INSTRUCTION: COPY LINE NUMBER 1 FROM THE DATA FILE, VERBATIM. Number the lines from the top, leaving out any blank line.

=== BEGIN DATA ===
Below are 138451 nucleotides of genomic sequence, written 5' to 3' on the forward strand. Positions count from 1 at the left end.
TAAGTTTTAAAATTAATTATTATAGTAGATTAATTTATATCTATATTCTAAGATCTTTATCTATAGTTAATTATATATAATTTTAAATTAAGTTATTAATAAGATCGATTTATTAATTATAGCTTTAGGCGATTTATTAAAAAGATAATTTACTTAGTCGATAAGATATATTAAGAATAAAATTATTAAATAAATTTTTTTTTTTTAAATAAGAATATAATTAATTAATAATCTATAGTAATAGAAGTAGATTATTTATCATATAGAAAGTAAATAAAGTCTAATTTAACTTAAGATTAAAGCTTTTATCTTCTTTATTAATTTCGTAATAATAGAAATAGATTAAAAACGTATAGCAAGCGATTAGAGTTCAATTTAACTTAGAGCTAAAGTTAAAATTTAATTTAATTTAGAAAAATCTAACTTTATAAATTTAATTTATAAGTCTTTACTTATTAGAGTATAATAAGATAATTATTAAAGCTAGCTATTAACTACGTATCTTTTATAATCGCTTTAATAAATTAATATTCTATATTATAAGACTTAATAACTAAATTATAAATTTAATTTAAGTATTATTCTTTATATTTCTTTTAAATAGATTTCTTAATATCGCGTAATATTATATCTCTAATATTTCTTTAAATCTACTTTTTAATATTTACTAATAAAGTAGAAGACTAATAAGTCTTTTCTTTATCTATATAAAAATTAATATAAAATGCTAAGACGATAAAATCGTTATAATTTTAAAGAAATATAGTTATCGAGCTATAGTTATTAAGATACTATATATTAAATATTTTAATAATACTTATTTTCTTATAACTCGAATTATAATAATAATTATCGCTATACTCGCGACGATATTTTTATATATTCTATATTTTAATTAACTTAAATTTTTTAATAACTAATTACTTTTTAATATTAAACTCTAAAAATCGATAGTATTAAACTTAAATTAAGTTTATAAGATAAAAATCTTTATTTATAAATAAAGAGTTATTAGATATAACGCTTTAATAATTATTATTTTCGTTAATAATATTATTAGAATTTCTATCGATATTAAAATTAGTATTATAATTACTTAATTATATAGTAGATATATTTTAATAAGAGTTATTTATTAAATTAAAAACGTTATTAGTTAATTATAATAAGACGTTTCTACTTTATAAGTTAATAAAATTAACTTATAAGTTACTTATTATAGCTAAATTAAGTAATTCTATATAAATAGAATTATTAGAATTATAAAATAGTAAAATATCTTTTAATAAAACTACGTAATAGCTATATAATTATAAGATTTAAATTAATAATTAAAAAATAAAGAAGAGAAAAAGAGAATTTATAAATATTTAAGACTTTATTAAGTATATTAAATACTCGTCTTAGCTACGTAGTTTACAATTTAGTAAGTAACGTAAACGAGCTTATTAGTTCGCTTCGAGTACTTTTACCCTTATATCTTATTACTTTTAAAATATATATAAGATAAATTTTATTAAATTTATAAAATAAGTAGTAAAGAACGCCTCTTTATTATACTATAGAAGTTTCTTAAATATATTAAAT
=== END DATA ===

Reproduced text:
Below are 138451 nucleotides of genomic sequence, written 5' to 3' on the forward strand. Positions count from 1 at the left end.